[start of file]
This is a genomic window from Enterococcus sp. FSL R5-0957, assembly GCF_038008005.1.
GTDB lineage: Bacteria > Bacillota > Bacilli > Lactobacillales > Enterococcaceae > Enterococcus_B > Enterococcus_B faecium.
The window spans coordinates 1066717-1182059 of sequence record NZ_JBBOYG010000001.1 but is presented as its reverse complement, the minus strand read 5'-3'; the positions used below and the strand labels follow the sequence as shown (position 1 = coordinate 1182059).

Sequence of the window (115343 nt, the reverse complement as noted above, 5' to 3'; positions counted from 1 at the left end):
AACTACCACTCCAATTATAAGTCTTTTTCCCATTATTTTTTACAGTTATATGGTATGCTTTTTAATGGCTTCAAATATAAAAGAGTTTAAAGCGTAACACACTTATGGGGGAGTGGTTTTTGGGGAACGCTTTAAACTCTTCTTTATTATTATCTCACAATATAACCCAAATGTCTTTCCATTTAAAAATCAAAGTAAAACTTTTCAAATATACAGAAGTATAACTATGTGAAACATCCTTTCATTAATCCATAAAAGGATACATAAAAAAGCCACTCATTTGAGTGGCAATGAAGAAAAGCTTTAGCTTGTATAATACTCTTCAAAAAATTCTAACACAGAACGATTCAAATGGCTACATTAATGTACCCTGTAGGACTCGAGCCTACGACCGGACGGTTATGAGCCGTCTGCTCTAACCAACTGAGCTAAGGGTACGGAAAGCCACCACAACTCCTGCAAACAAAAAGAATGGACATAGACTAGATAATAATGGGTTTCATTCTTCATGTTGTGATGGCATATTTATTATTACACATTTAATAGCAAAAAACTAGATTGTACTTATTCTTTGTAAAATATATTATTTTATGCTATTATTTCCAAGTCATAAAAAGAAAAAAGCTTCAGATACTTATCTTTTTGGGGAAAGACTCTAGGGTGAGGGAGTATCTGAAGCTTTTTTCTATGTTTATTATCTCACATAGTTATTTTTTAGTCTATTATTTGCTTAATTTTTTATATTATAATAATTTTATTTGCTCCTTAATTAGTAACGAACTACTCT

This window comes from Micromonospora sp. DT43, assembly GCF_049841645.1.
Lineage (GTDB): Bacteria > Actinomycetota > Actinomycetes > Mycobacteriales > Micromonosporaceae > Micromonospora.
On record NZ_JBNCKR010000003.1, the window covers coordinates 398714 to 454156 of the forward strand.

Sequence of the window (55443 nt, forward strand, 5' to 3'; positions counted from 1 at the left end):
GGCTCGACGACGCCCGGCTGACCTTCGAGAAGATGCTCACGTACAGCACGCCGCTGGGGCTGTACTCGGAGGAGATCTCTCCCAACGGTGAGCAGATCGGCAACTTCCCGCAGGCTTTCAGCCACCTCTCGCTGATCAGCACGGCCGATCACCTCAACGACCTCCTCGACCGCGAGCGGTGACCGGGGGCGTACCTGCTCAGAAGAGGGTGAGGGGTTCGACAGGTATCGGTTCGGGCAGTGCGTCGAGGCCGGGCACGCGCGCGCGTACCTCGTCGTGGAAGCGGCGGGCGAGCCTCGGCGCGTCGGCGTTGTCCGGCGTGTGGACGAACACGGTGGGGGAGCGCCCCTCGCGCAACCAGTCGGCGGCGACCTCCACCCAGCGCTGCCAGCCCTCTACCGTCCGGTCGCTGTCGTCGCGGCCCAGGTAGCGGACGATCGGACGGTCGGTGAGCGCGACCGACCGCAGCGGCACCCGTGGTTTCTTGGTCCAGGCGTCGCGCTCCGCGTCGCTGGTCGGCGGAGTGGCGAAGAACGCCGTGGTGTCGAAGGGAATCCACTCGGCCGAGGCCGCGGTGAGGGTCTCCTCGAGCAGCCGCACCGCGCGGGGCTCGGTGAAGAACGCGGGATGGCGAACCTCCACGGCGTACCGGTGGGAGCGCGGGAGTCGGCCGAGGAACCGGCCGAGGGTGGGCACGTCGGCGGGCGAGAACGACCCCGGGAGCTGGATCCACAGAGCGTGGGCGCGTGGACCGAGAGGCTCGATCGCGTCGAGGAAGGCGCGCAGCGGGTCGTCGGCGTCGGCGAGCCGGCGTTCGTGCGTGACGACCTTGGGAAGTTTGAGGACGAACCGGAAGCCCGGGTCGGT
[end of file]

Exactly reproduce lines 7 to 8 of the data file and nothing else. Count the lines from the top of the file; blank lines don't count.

Lineage (GTDB): Bacteria > Actinomycetota > Actinomycetes > Mycobacteriales > Micromonosporaceae > Micromonospora.
On record NZ_JBNCKR010000003.1, the window covers coordinates 398714 to 454156 of the forward strand.